Objective: A previous trial of the serotonin-norepinephrine reuptake inhibitor desvenlafaxine (administered as desvenlafaxine succinate) raised concerns on potential serious cardiovascular and hepatic events. The current study was designed to estimate these events in desvenlafaxine versus placebo in a larger population followed for 1 year.
Methods: Healthy postmenopausal women seeking treatment of vasomotor symptoms were randomized to placebo or desvenlafaxine 100 mg/day in a 1-year, multicenter, double-blind study. Safety was monitored throughout. Potential ischemic cardiovascular events (coronary heart disease–related death, new-onset myocardial infarction or unstable angina requiring hospitalization, and unscheduled revascularization procedures) and cerebrovascular events (definite stroke or probable stroke) identified by investigator reports and periodic adverse event review based on Standardized Medical Dictionary for Regulatory Activities Query were reviewed by blinded adjudication boards. Hepatic events (aspartate aminotransferase or alanine aminotransferase >5 times the upper limit of normal) were evaluated.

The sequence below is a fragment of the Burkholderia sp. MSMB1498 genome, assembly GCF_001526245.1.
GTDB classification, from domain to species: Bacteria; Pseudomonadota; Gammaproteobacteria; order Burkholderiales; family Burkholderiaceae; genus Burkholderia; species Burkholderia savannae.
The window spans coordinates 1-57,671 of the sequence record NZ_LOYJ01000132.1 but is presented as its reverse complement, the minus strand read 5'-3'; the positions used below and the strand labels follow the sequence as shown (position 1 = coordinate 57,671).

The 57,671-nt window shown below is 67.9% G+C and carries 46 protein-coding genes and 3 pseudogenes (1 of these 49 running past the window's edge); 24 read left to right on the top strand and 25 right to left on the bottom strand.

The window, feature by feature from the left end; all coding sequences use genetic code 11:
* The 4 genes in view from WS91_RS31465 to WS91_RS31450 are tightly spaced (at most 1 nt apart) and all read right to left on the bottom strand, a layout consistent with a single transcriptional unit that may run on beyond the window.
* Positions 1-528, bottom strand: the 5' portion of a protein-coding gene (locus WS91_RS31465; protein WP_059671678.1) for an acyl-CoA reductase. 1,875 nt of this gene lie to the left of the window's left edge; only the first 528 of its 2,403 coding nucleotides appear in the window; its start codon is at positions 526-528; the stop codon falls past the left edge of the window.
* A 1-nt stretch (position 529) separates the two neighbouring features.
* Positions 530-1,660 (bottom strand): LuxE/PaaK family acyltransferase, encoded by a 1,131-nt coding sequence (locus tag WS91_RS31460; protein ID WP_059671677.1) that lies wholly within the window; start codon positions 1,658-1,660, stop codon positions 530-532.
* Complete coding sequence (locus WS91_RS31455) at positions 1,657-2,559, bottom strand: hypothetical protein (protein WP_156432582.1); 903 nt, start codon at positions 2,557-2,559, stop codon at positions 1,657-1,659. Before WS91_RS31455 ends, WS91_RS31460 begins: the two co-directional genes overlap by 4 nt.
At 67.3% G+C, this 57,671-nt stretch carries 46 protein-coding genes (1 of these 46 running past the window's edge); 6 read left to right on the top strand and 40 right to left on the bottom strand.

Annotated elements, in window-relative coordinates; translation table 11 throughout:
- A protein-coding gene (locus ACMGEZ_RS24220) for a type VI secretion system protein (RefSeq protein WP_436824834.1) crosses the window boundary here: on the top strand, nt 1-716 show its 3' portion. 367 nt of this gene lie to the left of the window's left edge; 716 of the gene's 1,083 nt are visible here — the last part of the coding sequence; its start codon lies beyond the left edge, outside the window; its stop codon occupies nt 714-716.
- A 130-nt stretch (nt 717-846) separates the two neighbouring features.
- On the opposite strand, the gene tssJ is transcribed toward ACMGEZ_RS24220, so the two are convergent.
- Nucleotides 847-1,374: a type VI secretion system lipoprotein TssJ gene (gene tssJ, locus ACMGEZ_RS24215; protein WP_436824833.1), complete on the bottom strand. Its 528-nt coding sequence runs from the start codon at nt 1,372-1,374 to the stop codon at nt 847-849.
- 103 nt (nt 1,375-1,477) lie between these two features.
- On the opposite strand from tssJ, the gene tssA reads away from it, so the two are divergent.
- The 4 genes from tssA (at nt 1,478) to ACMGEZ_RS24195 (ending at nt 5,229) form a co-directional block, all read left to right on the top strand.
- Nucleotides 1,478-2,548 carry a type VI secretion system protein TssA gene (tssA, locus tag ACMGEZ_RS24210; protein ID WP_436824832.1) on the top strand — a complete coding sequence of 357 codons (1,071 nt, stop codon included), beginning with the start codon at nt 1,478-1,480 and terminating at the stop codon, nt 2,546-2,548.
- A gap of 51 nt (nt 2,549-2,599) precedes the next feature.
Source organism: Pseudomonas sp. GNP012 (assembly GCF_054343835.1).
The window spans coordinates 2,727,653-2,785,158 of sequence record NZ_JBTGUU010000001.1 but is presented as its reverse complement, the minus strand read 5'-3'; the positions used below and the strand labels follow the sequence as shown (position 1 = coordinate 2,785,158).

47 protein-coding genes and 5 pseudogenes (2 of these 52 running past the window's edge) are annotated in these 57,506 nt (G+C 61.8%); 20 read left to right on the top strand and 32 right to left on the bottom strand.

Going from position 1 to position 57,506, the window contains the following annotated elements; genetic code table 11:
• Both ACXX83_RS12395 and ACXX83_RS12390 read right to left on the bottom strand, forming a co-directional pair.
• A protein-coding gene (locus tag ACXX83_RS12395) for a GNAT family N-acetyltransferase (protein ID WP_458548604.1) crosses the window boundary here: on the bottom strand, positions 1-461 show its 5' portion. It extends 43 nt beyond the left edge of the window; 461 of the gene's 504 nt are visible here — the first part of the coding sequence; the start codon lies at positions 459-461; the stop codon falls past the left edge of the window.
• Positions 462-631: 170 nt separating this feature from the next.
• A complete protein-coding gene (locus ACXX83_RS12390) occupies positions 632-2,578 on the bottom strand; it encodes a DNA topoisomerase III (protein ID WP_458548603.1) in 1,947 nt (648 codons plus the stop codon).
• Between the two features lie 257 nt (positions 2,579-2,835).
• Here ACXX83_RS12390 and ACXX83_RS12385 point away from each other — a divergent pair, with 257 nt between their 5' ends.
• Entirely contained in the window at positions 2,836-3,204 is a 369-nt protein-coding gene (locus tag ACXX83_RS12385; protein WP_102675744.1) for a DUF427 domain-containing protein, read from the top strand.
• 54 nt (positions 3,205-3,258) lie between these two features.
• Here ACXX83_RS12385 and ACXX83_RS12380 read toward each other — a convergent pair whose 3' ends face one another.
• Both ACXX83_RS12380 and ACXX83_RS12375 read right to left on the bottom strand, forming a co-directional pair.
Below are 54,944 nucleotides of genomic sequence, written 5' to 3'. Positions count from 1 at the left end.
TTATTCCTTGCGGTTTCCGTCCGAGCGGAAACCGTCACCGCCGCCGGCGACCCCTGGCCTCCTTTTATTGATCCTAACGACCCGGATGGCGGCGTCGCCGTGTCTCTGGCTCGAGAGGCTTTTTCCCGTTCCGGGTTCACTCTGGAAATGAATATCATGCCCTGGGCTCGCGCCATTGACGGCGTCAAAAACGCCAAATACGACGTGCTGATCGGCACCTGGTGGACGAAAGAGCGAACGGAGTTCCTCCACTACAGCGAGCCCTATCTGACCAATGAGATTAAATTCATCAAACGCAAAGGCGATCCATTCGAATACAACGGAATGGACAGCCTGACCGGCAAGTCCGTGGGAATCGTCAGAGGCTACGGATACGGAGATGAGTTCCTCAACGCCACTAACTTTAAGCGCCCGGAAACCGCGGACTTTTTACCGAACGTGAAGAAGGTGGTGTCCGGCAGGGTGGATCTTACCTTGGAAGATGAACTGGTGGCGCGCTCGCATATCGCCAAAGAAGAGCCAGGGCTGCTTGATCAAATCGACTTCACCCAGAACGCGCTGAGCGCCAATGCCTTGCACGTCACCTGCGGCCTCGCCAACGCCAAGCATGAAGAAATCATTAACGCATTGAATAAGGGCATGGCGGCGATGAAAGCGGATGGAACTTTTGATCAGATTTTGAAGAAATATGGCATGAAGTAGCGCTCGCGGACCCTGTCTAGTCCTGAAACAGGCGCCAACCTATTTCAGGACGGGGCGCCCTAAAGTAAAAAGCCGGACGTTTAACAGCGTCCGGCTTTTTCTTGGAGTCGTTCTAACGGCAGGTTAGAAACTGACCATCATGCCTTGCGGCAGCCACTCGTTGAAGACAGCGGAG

Results: A total of 2,118 participants (1,066 desvenlafaxine, 1,052 placebo) took one or more doses of study medication (mean, 280 d). There was one cardiovascular event; a placebo-treated participant was adjudicated to have had a myocardial infarction. One desvenlafaxine-treated participant was adjudicated to have had a probable stroke. Two participants in each treatment group had hepatic events. The excess risk (90% CI) of desvenlafaxine over placebo per 1,000 woman-years was −1.07 (−2.86 to 0.72) for cardiovascular events, 1.11 (−0.68 to 2.9) for cerebrovascular events, and 0.08 (−3.51 to 3.67) for hepatic events.
Conclusions: There is no evidence for an increased risk of cardiovascular, cerebrovascular, or hepatic events associated with desvenlafaxine 100 mg/day compared with placebo for the treatment of menopausal vasomotor symptoms.